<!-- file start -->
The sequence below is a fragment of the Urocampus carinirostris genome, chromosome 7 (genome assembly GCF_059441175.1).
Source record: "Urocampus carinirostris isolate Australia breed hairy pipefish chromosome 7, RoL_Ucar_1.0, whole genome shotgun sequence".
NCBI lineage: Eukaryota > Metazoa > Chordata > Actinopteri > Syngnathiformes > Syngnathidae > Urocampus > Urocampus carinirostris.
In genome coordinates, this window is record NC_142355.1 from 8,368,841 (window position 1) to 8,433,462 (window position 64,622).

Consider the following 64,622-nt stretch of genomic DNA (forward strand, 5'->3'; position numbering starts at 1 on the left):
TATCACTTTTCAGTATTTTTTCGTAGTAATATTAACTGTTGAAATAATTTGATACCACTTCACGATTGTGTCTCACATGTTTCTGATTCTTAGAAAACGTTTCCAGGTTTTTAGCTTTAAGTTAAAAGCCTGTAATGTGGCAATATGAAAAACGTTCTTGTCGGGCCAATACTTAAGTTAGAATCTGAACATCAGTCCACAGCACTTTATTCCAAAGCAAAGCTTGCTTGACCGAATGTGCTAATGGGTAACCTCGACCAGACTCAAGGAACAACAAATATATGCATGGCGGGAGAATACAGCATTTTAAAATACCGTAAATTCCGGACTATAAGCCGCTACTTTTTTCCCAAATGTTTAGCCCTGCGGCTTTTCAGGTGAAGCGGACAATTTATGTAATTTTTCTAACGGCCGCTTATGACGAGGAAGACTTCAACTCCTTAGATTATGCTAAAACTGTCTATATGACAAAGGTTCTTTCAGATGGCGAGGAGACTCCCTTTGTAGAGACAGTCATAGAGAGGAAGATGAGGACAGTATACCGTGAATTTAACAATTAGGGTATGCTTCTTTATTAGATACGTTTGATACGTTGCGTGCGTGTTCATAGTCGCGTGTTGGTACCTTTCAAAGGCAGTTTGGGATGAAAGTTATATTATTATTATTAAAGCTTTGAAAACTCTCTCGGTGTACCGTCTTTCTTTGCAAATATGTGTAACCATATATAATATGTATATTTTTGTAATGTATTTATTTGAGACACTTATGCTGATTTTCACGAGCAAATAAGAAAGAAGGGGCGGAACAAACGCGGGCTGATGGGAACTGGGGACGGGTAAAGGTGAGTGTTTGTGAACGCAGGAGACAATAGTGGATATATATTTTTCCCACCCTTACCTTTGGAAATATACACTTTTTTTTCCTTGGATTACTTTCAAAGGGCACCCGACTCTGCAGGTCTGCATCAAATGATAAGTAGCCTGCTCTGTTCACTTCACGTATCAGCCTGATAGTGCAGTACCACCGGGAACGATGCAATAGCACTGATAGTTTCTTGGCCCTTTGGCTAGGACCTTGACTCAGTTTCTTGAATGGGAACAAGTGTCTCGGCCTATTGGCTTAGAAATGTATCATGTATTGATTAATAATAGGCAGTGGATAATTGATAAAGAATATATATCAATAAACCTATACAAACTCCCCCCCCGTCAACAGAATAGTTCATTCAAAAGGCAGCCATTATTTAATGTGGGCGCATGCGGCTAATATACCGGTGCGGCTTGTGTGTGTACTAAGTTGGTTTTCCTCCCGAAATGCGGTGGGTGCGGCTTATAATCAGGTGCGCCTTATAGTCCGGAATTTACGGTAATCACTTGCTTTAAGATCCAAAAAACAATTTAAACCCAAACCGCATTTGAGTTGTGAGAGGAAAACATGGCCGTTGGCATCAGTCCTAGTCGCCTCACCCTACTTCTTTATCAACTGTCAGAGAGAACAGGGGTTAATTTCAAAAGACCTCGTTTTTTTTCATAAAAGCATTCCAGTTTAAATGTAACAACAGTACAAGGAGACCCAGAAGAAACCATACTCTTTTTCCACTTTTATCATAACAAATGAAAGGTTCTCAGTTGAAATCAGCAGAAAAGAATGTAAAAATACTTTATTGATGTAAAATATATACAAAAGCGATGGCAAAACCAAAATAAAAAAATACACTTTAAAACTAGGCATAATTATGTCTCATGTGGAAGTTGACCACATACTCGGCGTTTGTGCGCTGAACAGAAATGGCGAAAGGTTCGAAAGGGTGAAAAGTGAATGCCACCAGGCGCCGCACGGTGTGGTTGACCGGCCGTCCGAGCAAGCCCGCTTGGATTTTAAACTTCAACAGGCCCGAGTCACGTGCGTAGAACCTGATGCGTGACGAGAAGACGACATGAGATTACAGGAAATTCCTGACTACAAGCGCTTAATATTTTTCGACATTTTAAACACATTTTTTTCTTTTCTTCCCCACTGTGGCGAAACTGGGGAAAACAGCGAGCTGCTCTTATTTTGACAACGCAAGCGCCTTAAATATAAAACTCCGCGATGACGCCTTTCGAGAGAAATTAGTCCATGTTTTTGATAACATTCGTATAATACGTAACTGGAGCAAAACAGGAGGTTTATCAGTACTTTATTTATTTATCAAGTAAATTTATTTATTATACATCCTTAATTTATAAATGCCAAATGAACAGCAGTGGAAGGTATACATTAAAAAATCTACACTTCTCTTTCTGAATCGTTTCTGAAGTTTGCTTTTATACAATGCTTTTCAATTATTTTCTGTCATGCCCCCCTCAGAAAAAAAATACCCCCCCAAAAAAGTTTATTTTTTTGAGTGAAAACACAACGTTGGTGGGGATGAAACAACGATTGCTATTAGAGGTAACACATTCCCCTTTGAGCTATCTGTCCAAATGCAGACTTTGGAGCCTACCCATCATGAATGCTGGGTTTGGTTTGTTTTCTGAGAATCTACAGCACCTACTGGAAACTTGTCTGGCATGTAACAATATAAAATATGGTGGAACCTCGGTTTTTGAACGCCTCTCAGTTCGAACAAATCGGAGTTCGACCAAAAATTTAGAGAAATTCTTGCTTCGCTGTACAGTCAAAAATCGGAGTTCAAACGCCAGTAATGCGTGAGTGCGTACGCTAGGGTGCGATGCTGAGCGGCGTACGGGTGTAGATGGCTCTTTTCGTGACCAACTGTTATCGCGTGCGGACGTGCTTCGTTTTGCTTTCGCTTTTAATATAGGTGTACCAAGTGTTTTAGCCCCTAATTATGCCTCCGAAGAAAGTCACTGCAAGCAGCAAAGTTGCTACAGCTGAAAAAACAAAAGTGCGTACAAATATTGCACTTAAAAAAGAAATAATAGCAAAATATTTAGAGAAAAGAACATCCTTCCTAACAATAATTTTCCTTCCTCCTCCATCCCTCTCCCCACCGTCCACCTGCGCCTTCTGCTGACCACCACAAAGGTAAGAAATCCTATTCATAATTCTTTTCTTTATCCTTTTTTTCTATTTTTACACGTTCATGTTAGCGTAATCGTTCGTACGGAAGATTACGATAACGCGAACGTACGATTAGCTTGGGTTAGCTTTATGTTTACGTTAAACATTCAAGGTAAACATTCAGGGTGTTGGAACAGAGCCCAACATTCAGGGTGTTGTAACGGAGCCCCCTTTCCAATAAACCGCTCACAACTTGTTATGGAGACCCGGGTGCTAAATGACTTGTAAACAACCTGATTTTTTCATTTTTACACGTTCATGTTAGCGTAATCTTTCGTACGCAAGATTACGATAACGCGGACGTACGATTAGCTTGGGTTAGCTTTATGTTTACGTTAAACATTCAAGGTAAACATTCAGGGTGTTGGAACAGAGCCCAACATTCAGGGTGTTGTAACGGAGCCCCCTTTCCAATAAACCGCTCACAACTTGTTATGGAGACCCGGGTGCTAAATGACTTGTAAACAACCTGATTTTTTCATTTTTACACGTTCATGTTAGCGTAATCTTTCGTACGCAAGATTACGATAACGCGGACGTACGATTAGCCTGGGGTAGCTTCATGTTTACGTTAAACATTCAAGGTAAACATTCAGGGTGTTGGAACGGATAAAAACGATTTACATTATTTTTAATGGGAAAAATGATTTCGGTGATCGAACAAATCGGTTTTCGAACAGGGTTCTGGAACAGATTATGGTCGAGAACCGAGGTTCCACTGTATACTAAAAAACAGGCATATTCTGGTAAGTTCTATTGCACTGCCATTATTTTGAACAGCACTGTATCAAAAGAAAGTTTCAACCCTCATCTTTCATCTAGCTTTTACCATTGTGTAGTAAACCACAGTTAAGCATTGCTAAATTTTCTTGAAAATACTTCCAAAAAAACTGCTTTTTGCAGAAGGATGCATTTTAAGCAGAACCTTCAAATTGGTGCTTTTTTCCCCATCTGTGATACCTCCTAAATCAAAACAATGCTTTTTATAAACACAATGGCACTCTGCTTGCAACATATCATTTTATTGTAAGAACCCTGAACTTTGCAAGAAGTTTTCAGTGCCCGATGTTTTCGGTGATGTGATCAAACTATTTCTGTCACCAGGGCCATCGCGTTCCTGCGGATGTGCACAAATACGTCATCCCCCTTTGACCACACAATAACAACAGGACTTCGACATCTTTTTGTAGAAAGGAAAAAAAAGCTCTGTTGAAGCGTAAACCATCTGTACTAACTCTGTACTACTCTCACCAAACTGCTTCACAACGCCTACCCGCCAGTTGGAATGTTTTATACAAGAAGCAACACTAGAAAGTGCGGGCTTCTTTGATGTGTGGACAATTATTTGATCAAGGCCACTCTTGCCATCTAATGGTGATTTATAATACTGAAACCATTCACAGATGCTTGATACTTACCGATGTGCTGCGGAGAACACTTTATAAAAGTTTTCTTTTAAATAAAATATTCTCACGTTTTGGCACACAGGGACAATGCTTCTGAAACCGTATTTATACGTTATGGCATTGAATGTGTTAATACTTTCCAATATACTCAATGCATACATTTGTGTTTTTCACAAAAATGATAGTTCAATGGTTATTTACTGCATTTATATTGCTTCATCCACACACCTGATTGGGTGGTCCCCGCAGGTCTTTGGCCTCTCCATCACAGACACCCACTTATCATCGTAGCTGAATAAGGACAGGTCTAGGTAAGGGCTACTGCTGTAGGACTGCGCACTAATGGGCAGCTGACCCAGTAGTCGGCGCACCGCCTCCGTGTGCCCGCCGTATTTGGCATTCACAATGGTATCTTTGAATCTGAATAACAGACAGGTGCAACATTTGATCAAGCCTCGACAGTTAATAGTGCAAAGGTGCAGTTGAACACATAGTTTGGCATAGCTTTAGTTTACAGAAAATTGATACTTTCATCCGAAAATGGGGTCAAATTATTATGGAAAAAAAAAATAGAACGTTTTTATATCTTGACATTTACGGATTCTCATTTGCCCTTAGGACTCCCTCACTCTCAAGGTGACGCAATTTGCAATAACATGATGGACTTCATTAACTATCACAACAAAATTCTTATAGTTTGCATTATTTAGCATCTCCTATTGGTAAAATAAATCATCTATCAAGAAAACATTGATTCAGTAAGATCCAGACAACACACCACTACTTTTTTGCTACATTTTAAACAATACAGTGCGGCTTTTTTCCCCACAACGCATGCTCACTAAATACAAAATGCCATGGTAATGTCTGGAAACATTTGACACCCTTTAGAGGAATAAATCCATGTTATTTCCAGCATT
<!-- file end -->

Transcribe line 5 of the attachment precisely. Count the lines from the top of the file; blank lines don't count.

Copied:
Consider the following 64,622-nt stretch of genomic DNA (forward strand, 5'->3'; position numbering starts at 1 on the left):